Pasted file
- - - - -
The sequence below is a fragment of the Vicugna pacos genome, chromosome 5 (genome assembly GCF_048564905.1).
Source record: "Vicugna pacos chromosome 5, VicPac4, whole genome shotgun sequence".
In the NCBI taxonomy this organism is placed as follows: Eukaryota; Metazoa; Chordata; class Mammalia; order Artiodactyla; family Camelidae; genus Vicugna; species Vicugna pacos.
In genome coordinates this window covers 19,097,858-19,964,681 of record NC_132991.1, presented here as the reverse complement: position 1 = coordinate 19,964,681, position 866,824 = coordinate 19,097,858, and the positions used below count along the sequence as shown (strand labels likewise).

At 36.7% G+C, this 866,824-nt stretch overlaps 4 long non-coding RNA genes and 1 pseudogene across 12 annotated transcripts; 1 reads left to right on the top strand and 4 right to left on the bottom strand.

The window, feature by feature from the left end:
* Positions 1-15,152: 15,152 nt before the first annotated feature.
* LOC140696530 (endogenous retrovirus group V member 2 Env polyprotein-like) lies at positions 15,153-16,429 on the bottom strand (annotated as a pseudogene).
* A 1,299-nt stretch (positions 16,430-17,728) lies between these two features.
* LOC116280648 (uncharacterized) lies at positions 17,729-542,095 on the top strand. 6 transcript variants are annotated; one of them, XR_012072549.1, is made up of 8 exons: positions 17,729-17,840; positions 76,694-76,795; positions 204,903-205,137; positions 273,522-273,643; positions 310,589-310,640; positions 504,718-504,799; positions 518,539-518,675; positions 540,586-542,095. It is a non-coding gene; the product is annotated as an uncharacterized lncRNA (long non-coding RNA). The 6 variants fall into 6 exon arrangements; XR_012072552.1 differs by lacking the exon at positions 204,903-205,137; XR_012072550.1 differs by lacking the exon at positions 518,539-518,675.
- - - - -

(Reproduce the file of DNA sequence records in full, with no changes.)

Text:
The sequence below is a fragment of the Vicugna pacos genome, chromosome 5 (genome assembly GCF_048564905.1).
Source record: "Vicugna pacos chromosome 5, VicPac4, whole genome shotgun sequence".
In the NCBI taxonomy this organism is placed as follows: Eukaryota; Metazoa; Chordata; class Mammalia; order Artiodactyla; family Camelidae; genus Vicugna; species Vicugna pacos.
In genome coordinates this window covers 19,097,858-19,964,681 of record NC_132991.1, presented here as the reverse complement: position 1 = coordinate 19,964,681, position 866,824 = coordinate 19,097,858, and the positions used below count along the sequence as shown (strand labels likewise).

At 36.7% G+C, this 866,824-nt stretch overlaps 4 long non-coding RNA genes and 1 pseudogene across 12 annotated transcripts; 1 reads left to right on the top strand and 4 right to left on the bottom strand.

The window, feature by feature from the left end:
* Positions 1-15,152: 15,152 nt before the first annotated feature.
* LOC140696530 (endogenous retrovirus group V member 2 Env polyprotein-like) lies at positions 15,153-16,429 on the bottom strand (annotated as a pseudogene).
* A 1,299-nt stretch (positions 16,430-17,728) lies between these two features.
* LOC116280648 (uncharacterized) lies at positions 17,729-542,095 on the top strand. 6 transcript variants are annotated; one of them, XR_012072549.1, is made up of 8 exons: positions 17,729-17,840; positions 76,694-76,795; positions 204,903-205,137; positions 273,522-273,643; positions 310,589-310,640; positions 504,718-504,799; positions 518,539-518,675; positions 540,586-542,095. It is a non-coding gene; the product is annotated as an uncharacterized lncRNA (long non-coding RNA). The 6 variants fall into 6 exon arrangements; XR_012072552.1 differs by lacking the exon at positions 204,903-205,137; XR_012072550.1 differs by lacking the exon at positions 518,539-518,675.